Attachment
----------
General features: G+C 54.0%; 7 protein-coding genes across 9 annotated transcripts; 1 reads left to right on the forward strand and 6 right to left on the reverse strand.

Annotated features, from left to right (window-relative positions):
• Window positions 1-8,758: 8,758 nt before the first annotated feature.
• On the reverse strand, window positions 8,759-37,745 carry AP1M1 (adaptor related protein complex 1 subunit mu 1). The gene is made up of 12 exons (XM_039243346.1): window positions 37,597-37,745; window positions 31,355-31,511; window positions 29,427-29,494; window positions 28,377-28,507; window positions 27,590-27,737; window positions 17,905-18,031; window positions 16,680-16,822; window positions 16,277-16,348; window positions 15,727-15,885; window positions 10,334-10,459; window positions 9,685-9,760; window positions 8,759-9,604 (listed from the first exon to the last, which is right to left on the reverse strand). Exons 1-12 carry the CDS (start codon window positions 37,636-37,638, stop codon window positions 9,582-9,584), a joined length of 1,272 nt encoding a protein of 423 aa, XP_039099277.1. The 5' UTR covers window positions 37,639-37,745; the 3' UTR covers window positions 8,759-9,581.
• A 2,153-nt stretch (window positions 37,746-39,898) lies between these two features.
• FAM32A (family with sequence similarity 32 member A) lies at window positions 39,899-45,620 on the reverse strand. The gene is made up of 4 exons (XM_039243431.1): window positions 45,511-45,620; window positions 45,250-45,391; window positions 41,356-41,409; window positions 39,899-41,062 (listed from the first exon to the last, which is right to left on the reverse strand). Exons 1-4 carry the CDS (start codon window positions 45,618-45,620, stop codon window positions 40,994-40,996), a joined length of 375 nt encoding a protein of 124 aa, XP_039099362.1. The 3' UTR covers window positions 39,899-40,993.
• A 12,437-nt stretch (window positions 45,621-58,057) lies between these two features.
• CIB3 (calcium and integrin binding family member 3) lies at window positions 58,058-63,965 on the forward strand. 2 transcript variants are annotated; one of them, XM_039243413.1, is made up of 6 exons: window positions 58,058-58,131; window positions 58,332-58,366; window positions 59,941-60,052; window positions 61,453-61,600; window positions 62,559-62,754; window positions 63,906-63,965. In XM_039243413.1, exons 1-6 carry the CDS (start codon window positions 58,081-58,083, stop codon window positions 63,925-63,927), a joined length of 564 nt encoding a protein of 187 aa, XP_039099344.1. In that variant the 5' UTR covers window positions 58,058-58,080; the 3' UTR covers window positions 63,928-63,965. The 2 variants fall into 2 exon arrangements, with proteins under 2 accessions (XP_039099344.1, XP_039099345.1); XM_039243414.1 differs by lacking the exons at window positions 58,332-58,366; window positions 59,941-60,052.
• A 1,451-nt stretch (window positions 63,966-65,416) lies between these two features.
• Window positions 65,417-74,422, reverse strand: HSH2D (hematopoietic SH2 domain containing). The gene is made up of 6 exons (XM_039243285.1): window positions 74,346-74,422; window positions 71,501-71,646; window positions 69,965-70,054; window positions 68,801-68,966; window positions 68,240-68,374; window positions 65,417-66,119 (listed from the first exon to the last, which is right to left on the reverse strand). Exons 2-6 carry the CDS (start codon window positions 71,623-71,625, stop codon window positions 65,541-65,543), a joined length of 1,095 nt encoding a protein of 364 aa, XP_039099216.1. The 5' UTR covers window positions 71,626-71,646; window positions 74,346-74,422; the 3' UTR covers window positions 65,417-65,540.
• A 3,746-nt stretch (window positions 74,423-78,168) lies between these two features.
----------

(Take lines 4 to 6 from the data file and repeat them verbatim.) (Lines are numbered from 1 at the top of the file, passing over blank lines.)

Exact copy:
• On the reverse strand, window positions 8,759-37,745 carry AP1M1 (adaptor related protein complex 1 subunit mu 1). The gene is made up of 12 exons (XM_039243346.1): window positions 37,597-37,745; window positions 31,355-31,511; window positions 29,427-29,494; window positions 28,377-28,507; window positions 27,590-27,737; window positions 17,905-18,031; window positions 16,680-16,822; window positions 16,277-16,348; window positions 15,727-15,885; window positions 10,334-10,459; window positions 9,685-9,760; window positions 8,759-9,604 (listed from the first exon to the last, which is right to left on the reverse strand). Exons 1-12 carry the CDS (start codon window positions 37,636-37,638, stop codon window positions 9,582-9,584), a joined length of 1,272 nt encoding a protein of 423 aa, XP_039099277.1. The 5' UTR covers window positions 37,639-37,745; the 3' UTR covers window positions 8,759-9,581.
• A 2,153-nt stretch (window positions 37,746-39,898) lies between these two features.
• FAM32A (family with sequence similarity 32 member A) lies at window positions 39,899-45,620 on the reverse strand. The gene is made up of 4 exons (XM_039243431.1): window positions 45,511-45,620; window positions 45,250-45,391; window positions 41,356-41,409; window positions 39,899-41,062 (listed from the first exon to the last, which is right to left on the reverse strand). Exons 1-4 carry the CDS (start codon window positions 45,618-45,620, stop codon window positions 40,994-40,996), a joined length of 375 nt encoding a protein of 124 aa, XP_039099362.1. The 3' UTR covers window positions 39,899-40,993.